The artificially strong currency gives the Lebanese workforce abnormally high purchasing power compared with their productivity, but it also makes exports less competitive, hinders industrial growth and contributes to high unemployment – a key factor why one of the region’s most educated and multi-lingual populations loses so much talent to emigration.

Despite these drawbacks, Beirut’s financial and political elite are desperate to keep the currency peg in place, and not without reason. If the currency floated, most Lebanese (who are paid in pounds) would see much of their savings and incomes vanish overnight.

Nobody is keener to maintain the dollar peg at all costs than long-time BDL governor Riad Salameh. Mr Salameh often appears on Bloomberg or CNBC assuring the world that all is well in Lebanon. The BDL boasts $45bn in foreign assets, he says, so everyone can rest easy knowing no monetary meltdown is imminent.

But when one rolls back the curtains, the actual process of bolstering the pound is quite grotesque. Even the IMF has condemned Lebanon’s ‘financial engineering’ practices, which they say provide a cosmetic solution to a terribly imbalanced economy (MEES, 25 May).

The ‘engineering’ efforts have taken different forms, but essentially, they involve a series of swaps between commercial banks, the finance ministry and the central bank that bolster the latter’s foreign assets by extracting either dollar denominated bonds or foreign currency whilst replacing it with Lebanese pounds. BDL incentivizes commercial banks to take on more local currency by offering outrageously high interest rates.

Currently a personal savings account denominated in Lebanese pounds yields as high as 16% interest rate for a five-year deposit, with 9% being the standard on deposits. In other words, the financial sector is forced to provide massive incentives for depositors to keep their money in pounds versus dollars.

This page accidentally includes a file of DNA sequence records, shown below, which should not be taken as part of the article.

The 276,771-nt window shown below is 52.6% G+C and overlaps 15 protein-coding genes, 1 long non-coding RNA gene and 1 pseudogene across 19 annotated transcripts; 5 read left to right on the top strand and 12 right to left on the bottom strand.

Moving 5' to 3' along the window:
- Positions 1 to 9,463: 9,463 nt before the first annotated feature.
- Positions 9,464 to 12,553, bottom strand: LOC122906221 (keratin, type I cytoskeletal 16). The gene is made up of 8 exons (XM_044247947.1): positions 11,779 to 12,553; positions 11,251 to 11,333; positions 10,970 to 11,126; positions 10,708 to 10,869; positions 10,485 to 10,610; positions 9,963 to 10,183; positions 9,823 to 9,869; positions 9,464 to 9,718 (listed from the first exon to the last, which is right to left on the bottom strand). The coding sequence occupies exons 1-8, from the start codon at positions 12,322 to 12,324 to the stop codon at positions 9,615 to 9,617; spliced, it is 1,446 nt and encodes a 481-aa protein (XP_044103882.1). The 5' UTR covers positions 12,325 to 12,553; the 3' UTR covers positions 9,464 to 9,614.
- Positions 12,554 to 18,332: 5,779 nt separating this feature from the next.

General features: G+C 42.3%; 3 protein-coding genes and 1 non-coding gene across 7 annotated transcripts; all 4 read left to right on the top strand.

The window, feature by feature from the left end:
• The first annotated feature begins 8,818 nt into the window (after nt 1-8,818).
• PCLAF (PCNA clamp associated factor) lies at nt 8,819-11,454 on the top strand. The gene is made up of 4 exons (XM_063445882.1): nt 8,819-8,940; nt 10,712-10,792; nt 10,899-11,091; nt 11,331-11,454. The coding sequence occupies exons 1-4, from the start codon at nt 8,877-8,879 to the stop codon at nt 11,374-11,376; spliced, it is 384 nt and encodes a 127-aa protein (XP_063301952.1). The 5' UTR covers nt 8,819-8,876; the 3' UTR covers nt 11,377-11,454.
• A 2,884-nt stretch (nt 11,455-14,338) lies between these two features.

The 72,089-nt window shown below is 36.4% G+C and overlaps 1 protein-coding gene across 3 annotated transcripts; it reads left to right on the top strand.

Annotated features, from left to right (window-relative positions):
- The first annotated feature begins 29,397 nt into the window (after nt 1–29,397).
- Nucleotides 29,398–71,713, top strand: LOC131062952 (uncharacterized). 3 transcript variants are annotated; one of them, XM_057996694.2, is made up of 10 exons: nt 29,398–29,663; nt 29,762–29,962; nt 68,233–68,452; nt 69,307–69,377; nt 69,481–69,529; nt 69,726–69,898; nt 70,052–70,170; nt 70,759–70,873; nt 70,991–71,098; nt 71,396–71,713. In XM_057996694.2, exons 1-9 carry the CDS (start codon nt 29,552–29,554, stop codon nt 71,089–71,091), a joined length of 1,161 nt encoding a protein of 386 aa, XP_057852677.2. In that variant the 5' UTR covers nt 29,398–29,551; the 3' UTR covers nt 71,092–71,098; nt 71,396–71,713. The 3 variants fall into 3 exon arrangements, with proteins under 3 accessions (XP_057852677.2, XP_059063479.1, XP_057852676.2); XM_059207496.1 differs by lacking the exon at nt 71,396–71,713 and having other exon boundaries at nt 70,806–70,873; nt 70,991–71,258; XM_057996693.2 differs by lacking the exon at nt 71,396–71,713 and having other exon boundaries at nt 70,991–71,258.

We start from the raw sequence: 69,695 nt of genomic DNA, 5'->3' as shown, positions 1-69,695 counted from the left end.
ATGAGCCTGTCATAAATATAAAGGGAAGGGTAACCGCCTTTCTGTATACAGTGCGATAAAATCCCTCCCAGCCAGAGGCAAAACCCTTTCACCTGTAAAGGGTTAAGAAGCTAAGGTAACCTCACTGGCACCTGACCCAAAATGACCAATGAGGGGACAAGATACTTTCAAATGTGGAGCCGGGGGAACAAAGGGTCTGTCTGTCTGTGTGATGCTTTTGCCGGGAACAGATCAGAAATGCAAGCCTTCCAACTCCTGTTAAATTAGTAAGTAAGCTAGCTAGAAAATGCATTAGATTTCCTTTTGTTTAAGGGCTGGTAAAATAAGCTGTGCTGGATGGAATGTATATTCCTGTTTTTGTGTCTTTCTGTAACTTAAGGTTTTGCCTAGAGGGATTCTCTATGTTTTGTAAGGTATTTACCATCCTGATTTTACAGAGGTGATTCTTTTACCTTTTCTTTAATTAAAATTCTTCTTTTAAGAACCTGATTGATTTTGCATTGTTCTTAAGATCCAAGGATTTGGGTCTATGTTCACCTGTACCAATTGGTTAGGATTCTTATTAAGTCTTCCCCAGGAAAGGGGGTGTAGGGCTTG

Many Lebanese economists praise Mr Salameh’s work, arguing that he is solely responsible for keeping the economy afloat. But even his most ardent supporters will also admit his methods are highly unorthodox. Mr Salameh himself told the FT last year “My only wish is that when you analyze Lebanon, you analyze it in this environment and these realities and not as if we were a normal, peaceful country.”

Charts included Beirut's Spending Outlay (% Of Total): State Wage Bill At Record Levels, Over 1/3 Of Spending Goes On Servicing Debt

Charts included Lebanon Revenue Inflows: Syria War Halted Boom In FDI And Tourism ($Bn)



One thing is clear: unless a political consensus emerges and the CEDRE pledges are disbursed and spent in an efficient (and non-clientelist) manner, Lebanon’s economy is headed in a dangerous direction. And even Mr Salameh’s magic has its limits – especially as the debt burden grows by the minute. The fear is that laissez-faire inertia will continue and the government goes on believing Lebanese ingenuity will right the ship.

Unlike the region’s more state-controlled economies, Lebanon has always opted for relatively free market policies. Belgian economist Paul Van Zeeland was commissioned to study the economy in the early 1950s and famously reported back to the government “I don’t know what makes this economy work, but it’s doing very well and I wouldn’t advise you to touch it.” Little has changed since, except the ‘working’ part.

Both Lebanese and foreign onlookers tend to stress the geopolitical risks to Lebanon’s future – be it another war with Israel, its hapless role in the Saudi-Iran regional showdown, or everybody’s favorite issue, ‘sectarianism’. In reality, economic factors pose as big of a threat as they ever have. Is the economy set to collapse? Nobody really knows, and that’s precisely the problem.